Event Wrap Up: Golf Course Architecture Discussion
On Wednesday, November 1, we hosted our first golf community event in our Urban Clubhouse. It was a great success and we're looking forward to hosting more events in the future! To be the first to know about our event schedule, make sure to sign up for our newsletter.
Special thanks to our guest speakers, Bo Links, Jay Blasi, and Ran Morrissett. Also a big thanks to Andy Johnson, of The Fried Egg Blog, for moderating. Tip of the hat to all of the golfers in the audience (from all over the country!!) for challenging the speakers and contributing to the depth of the discussion.
For all who've been asking, here's the link to the event audio in podcast format, compliment of the NoGimmes Podcast out of San Francisco.
The event focused on golf course architecture, in particular the state of public golf, restoration of publicly available golden era designs (eg Allister MacKenzie's Sharp Park), logistics and reality of restoration and design in general. Typical and unique to the panel discussion format, there were many fun interludes, tangents, and opinions that took us from sustainable course maintenance (Jay Blasi), favorite template holes, caddie fees (Ran Morrissett), and whisky (Bo Links).
It was particularly special to get off the internet and mobile phones, and have so many golfers interacting in the flesh. It created a lively and dynamic discussion and debate, which continued on Facebook and Instagram. Perhaps Merrill Hiserman, of the Meadow Club, said it best, "What a great event. State Apparel does have a great vibe while being in the City. The forum was very interesting and informative. Being reminded that golf at the municipal course or golf club should and could be inspiring."
Here are a few of best excerpts from the discussion:
Bo Links on accessibility of public golf: "I don’t know that there’s any easy formula for it [keeping public green fees reasonable] but I keep coming back to this college [alumni] model. It’s sorta like what would it cost to go to an art museum if you had to really pay to acquire all those paintings? Nobody could afford to go. Reason we’re able to go in and enjoy them is somebody gave it to the public and they let people go in at a reasonable fee. That’s what golf has to be. To me, it’s as plain as day."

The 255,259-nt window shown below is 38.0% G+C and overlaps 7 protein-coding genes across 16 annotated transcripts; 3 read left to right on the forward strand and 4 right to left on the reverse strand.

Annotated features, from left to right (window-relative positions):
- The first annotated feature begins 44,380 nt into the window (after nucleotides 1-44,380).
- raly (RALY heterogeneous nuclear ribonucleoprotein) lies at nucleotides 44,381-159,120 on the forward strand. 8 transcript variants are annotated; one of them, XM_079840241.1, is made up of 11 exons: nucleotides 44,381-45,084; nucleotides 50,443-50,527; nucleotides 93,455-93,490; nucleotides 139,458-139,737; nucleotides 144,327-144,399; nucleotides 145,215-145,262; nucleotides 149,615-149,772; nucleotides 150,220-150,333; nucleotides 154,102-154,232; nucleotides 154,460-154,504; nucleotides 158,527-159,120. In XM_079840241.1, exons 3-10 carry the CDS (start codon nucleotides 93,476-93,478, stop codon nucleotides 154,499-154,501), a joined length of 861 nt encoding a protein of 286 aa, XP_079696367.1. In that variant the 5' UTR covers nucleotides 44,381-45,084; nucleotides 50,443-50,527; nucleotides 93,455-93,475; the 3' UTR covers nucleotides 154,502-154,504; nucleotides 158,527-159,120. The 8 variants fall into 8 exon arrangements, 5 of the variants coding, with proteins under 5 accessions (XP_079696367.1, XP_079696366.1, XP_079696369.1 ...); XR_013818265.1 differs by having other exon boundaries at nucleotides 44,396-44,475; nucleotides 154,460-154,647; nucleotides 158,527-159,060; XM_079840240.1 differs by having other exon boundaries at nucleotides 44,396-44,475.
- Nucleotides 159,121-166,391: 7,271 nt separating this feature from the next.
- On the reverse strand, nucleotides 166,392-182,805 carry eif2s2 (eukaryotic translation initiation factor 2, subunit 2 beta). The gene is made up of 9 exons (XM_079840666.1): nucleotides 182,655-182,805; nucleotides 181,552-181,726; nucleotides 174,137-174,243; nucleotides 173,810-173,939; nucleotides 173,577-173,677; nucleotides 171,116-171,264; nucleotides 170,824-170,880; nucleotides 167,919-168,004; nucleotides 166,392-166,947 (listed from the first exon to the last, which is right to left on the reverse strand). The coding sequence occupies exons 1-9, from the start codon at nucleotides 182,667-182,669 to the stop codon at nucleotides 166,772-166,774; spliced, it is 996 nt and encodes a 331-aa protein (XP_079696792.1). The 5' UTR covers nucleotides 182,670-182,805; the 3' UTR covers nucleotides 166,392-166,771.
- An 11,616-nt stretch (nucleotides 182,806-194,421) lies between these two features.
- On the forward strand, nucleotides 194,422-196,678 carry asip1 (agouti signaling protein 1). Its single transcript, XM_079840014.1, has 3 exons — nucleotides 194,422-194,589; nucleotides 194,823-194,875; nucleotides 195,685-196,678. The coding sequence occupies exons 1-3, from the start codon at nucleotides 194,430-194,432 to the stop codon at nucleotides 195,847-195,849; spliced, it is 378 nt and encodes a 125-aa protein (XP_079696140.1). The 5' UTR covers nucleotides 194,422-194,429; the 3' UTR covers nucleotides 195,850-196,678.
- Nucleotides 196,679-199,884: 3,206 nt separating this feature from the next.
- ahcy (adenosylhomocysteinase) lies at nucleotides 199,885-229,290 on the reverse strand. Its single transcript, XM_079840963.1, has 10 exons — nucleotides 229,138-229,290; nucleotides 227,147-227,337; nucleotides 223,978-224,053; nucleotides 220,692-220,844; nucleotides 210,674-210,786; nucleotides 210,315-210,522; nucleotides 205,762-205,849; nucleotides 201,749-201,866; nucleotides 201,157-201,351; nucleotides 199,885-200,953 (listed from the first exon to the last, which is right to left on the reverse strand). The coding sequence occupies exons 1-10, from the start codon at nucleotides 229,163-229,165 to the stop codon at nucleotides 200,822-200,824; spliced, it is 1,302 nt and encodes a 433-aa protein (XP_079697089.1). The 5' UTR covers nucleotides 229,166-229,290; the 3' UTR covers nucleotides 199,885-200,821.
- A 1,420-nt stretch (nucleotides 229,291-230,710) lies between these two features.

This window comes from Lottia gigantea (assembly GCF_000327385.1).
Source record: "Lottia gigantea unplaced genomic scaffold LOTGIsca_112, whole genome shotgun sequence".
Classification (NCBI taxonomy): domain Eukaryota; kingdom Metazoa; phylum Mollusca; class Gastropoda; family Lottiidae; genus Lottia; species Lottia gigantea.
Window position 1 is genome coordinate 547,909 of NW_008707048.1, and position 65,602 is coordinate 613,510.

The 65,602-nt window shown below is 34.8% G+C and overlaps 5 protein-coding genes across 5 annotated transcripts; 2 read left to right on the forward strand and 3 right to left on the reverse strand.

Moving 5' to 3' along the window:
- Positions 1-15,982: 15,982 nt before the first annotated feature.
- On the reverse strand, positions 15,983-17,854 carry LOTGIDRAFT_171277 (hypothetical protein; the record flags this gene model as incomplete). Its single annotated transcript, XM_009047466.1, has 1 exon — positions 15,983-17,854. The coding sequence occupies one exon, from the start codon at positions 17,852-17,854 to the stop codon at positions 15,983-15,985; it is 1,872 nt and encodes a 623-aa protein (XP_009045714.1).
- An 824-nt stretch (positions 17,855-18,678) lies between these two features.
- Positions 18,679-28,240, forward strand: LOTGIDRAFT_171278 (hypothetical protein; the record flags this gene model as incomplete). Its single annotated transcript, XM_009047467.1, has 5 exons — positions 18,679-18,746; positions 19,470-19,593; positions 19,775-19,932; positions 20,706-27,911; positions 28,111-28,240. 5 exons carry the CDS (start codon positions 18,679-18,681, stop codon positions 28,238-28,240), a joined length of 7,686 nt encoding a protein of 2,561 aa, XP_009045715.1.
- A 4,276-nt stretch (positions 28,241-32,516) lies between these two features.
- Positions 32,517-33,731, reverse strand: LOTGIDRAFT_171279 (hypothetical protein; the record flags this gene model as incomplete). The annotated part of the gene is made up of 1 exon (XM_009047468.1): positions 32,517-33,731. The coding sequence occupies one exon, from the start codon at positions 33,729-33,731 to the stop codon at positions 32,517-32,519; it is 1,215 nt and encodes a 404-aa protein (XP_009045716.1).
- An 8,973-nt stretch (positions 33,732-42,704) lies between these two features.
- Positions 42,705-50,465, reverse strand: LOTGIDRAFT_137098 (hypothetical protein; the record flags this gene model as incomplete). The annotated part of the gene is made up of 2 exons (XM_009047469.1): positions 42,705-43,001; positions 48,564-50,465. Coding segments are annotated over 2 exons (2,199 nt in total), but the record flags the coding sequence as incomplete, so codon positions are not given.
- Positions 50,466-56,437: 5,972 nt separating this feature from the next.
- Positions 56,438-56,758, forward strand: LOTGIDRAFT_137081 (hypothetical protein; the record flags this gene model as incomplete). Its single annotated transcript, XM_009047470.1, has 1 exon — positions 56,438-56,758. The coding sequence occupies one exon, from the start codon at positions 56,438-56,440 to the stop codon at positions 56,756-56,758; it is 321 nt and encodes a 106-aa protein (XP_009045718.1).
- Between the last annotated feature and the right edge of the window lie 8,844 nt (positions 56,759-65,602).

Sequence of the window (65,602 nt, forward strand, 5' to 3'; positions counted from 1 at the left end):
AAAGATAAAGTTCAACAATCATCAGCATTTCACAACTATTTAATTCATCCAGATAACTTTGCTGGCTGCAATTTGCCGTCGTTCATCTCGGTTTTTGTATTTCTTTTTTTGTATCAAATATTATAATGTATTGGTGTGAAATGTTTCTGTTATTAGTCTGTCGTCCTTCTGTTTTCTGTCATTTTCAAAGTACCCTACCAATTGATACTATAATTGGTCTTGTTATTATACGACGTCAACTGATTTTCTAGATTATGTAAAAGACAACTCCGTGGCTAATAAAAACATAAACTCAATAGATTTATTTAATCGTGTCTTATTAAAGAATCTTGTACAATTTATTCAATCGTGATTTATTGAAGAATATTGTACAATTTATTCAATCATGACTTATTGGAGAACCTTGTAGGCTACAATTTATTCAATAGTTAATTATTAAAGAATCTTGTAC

Jay Blasi on sustainability: "The trend that I’d most like to see isn’t necessarily a type of golf course but just how they are maintained. For so long, at least here in America, we’ve really trended towards a maintenance practice that’s not sustainable. If you go to the British Isles or Australia you see something very very different in terms of what’s accepted or commonplace in terms of conditioning. As soon as we can start to embrace some of that, which also, just by chance, happens to coincide with fun golf, golf can become more sustainable and all of the sudden we’ve got more people playing and it’s easier for people to maintain."
Ran Morrissett on mandatory caddies: "What did you tip your caddy? And I say that because you have to take a caddy. Does that make anyone else in this room sick? What an enormous waste of money that somebody is carrying your golf bag when you’re out there for exercise. It’s so hard for me to say nice things about a place that makes you take a caddy. It is a walking sport and any place that gets in the way of that is taking back the game."
What's your take? Let us know in the comments section. See you next time at the Urban Clubhouse.